S-Space College of Agriculture and Life Sciences (농업생명과학대학) Dept. of Agricultural Biotechnology (농생명공학부) Theses (Master's Degree_농생명공학부)
Molecular and Signal Signatures in the Dormant Avian Embryo
조류 배아의 발생 휴면 세포 신호 전달 기작 연구
- 농업생명과학대학 농생명공학부
- Issue Date
- 서울대학교 대학원
- 학위논문 (석사)-- 서울대학교 대학원 : 농생명공학부, 2016. 8. 한재용.
- In most of the avian species, the early embryo suspends development after oviposition because of the low ambient temperature, which does not meet the thermal requirements for development. A periodic developmental layoff in the embryo is known as “cold torpor”, and it enables to reduce energy expenditure during periods of stressful events such as cold exposure. Immediately after oviposition, the early avian embryo undergoes cold torpor before the major development occurs, but it is able to endure some period of cold exposure. At the cellular level, it is known that shortly after exposure to thermal stress, various protective or destructive molecular signals are activated. Some examples of the representative molecular changes that occur under stressful conditions are unfolded protein response (UPR) triggered by endoplasmic reticulum (ER) stress and stress-activated protein kinase (SAPK) signaling. Multiple cellular process, such as apoptosis or cell cycle arrest occur in response to the activation of the ER stress or SAPK signaling initiation, thus promoting the cell death. In spite of the understanding of stress activated molecular mechanisms in various types of cells, the exact molecular signatures occurring in the avian embryo during cold torpor are not clearly elucidated to date. Here we investigated the molecular signaling signatures that occur in the dormant avian embryo, especially the mechanisms related to stress response and energy conservation.
To investigate the level of ER stress and SAPK signaling, and its effect on the cellular integrity in the post-ovipositional avian embryo, molecular analysis was conducted using the avian embryos that were ovipositioned and cooled at 16°C during several time periods. First of all the internal egg temperature was measured to observe the timing of cold stress initiation in the blastoderm. This indicated that hypothermia occur with in 4 hours post-oviposition, which is caused by at least 20°C decline in the egg internal temperature, and enough to initiate stress-activated molecular signals.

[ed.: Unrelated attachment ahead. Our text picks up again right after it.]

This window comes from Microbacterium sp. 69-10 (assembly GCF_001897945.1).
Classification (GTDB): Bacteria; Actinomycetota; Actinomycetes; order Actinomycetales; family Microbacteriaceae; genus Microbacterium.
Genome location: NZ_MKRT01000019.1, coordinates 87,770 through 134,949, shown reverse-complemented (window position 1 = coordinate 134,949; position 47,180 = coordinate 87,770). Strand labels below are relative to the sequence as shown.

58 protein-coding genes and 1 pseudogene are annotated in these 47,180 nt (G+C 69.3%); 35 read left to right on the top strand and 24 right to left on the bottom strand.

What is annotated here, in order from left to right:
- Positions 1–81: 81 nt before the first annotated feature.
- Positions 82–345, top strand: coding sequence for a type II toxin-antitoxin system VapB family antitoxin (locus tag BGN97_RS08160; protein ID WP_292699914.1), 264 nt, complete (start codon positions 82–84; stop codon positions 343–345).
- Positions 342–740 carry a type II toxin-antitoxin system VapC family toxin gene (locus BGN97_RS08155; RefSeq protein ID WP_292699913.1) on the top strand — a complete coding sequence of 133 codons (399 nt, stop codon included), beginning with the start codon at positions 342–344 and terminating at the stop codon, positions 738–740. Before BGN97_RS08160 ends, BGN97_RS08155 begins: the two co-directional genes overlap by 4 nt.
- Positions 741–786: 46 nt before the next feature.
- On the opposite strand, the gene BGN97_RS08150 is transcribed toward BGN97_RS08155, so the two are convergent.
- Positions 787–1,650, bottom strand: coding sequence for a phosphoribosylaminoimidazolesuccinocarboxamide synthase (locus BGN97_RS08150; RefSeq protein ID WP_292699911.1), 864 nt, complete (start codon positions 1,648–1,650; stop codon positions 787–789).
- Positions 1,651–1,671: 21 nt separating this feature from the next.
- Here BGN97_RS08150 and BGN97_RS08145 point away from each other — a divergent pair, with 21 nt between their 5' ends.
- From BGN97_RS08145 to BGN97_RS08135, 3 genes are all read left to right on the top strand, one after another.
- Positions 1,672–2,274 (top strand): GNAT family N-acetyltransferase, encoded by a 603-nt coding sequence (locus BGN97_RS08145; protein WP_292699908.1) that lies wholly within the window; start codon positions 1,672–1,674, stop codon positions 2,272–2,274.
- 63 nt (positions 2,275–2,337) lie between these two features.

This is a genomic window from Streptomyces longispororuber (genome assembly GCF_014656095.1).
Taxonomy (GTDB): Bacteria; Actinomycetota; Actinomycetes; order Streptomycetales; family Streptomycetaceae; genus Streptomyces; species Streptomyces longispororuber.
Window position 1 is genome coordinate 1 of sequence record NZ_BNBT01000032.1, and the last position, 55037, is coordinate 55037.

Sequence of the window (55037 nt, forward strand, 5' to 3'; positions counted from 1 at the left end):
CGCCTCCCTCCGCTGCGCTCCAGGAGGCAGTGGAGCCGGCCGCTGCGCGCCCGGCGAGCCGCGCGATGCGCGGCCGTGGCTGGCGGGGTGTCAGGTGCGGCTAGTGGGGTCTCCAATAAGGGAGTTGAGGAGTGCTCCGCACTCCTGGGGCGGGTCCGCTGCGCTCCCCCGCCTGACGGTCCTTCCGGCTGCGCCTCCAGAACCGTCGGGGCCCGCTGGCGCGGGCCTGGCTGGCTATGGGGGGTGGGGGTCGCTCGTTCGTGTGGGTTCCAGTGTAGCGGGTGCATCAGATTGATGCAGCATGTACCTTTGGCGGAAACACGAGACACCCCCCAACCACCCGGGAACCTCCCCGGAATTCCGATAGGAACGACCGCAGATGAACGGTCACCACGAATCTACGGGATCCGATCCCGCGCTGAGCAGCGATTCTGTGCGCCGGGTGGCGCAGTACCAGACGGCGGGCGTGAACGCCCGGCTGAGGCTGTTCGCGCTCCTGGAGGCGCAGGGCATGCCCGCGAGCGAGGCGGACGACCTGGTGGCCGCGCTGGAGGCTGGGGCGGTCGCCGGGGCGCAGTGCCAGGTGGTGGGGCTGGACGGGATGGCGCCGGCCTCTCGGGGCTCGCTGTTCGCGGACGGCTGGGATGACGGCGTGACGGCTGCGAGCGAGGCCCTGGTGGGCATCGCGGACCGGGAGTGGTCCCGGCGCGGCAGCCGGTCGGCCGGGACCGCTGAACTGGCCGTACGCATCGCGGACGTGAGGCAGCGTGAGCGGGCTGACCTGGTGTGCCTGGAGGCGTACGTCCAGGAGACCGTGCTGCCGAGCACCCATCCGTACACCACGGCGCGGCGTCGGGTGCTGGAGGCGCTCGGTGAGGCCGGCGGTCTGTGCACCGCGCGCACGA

To conduct studies on the degree of ER stress and SAPK signaling during avian embryo dormancy, the mRNA expression pattern was screened in various time points after oviposition. As a result, the mRNA of ER stress, SAPK signaling and apoptosis related genes were gradually up-regulated during the post-ovipositional periods, especially the gene expression was significantly up-regulated after 7 days of storage, indicating the strong activation of ER stress and SAPK signaling related genes. Furthermore, to investigate the degree of protein expression change of ER stress and SAPK signaling related molecules, western blot analysis was conducted with proteins obtained from blastoderm that were storaged at 16°C for several time points post-oviposition. Western blot results indicated that SAPK signal phosphorylation, especially JNK and p38 signaling pathway, was stronger as the duration of cold torpor increases in the avian embryo, and is strongest at 7 days of storage. Similarly, the ER stress effector protein IRE-1 phosphorylation increased during the cold torpor period. Identical analysis was performed with duck blastodermal proteins, and it has shown identical results as chicken.
To investigate the cellular process that occur in response to the activation of ER stress and SAPK signaling, the degree of cell cycle progression was measured by gene expression profiling and propidium iodide (PI) staining. The results indicated that shortly after oviposition, genes related to the progression of cell cycle were significantly down regulated, especially at 1 day of storage. Additionally, the distribution of cells throughout the cell cycle phases were investigated by PI staining, accordingly the results indicated that shortly after oviposition, most of the blastodermal cells are in the G0/G1 phase. However, the cell cycle was arrested at the G2/M phase at 7 days of storage, which shows that the blastodermal cells suspend the progression of cell cycle during cold torpor. Accordingly, the mRNA expression pattern of the purine/pyrimidine metabolism related genes were investigated to observe the extent of nucleotide metabolism in the dormant embryo, and the results indicated that the expression of nucleotide metabolism related genes are down-regulated at 7 days of storage.
Another cellular process that occurs in response to stress is apoptosis, which is a form of programmed cell death induced by various cellular signals as ER stress and SAPK signaling. AnnexinV-PI staining was conducted to investigate the progression of apoptotic cell death in the blastoderm and measure proportion of apoptotic cells. The results shown that early apoptotic cells rise after 7 day of storage at 16°C, while late apoptotic cells does not. Nonetheless, after incubation of the embryos at 37.5°C for 4 hours, the early and late apoptotic cells were cleared and amount of live cells increased. The TUNEL assay results show that there is little damage to the DNA during storage, indicating that the early apoptotic cells in the blastoderm does not affect DNA integrity.
In conclusion, after oviposition, various stress-related molecular signals are active, which affects the molecular status of the blastoderm by arresting the cell cycle and inducing early apoptosis. However, the avian embryo is able to prohibit the progression of apoptosis to late phase, and minimize damage to genetic information. This result suggests that the avian embryo is able to actively protect itself from external stress during the dormant period.